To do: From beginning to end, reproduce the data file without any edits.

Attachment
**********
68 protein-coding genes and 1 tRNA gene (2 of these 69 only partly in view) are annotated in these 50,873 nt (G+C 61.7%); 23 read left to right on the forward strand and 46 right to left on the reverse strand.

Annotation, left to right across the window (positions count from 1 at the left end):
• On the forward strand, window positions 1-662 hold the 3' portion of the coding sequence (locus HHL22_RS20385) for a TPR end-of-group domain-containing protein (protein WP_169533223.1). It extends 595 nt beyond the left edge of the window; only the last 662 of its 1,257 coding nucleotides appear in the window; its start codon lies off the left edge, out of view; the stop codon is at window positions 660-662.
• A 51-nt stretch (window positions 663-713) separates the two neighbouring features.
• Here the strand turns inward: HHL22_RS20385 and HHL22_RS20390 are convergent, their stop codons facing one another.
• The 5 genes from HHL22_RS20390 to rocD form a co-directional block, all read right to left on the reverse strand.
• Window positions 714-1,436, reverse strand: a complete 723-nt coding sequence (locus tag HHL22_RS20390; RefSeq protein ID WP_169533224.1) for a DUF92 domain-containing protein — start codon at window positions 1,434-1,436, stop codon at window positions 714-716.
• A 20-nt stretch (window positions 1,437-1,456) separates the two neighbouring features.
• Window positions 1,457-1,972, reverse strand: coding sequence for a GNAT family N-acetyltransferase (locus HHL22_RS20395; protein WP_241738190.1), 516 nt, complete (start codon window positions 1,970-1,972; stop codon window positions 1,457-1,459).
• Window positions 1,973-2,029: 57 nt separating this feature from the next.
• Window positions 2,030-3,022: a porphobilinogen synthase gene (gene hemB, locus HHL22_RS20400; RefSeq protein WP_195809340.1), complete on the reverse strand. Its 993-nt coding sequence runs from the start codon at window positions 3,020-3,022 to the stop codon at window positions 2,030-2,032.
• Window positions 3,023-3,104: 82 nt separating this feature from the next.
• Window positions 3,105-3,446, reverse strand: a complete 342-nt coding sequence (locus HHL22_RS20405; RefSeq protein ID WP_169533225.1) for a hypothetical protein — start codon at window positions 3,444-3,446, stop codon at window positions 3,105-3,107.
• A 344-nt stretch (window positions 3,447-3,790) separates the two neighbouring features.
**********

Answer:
68 protein-coding genes and 1 tRNA gene (2 of these 69 only partly in view) are annotated in these 50,873 nt (G+C 61.7%); 23 read left to right on the forward strand and 46 right to left on the reverse strand.

Annotation, left to right across the window (positions count from 1 at the left end):
• On the forward strand, window positions 1-662 hold the 3' portion of the coding sequence (locus HHL22_RS20385) for a TPR end-of-group domain-containing protein (protein WP_169533223.1). It extends 595 nt beyond the left edge of the window; only the last 662 of its 1,257 coding nucleotides appear in the window; its start codon lies off the left edge, out of view; the stop codon is at window positions 660-662.
• A 51-nt stretch (window positions 663-713) separates the two neighbouring features.
• Here the strand turns inward: HHL22_RS20385 and HHL22_RS20390 are convergent, their stop codons facing one another.
• The 5 genes from HHL22_RS20390 to rocD form a co-directional block, all read right to left on the reverse strand.
• Window positions 714-1,436, reverse strand: a complete 723-nt coding sequence (locus tag HHL22_RS20390; RefSeq protein ID WP_169533224.1) for a DUF92 domain-containing protein — start codon at window positions 1,434-1,436, stop codon at window positions 714-716.
• A 20-nt stretch (window positions 1,437-1,456) separates the two neighbouring features.
• Window positions 1,457-1,972, reverse strand: coding sequence for a GNAT family N-acetyltransferase (locus HHL22_RS20395; protein WP_241738190.1), 516 nt, complete (start codon window positions 1,970-1,972; stop codon window positions 1,457-1,459).
• Window positions 1,973-2,029: 57 nt separating this feature from the next.
• Window positions 2,030-3,022: a porphobilinogen synthase gene (gene hemB, locus HHL22_RS20400; RefSeq protein WP_195809340.1), complete on the reverse strand. Its 993-nt coding sequence runs from the start codon at window positions 3,020-3,022 to the stop codon at window positions 2,030-2,032.
• Window positions 3,023-3,104: 82 nt separating this feature from the next.
• Window positions 3,105-3,446, reverse strand: a complete 342-nt coding sequence (locus HHL22_RS20405; RefSeq protein ID WP_169533225.1) for a hypothetical protein — start codon at window positions 3,444-3,446, stop codon at window positions 3,105-3,107.
• A 344-nt stretch (window positions 3,447-3,790) separates the two neighbouring features.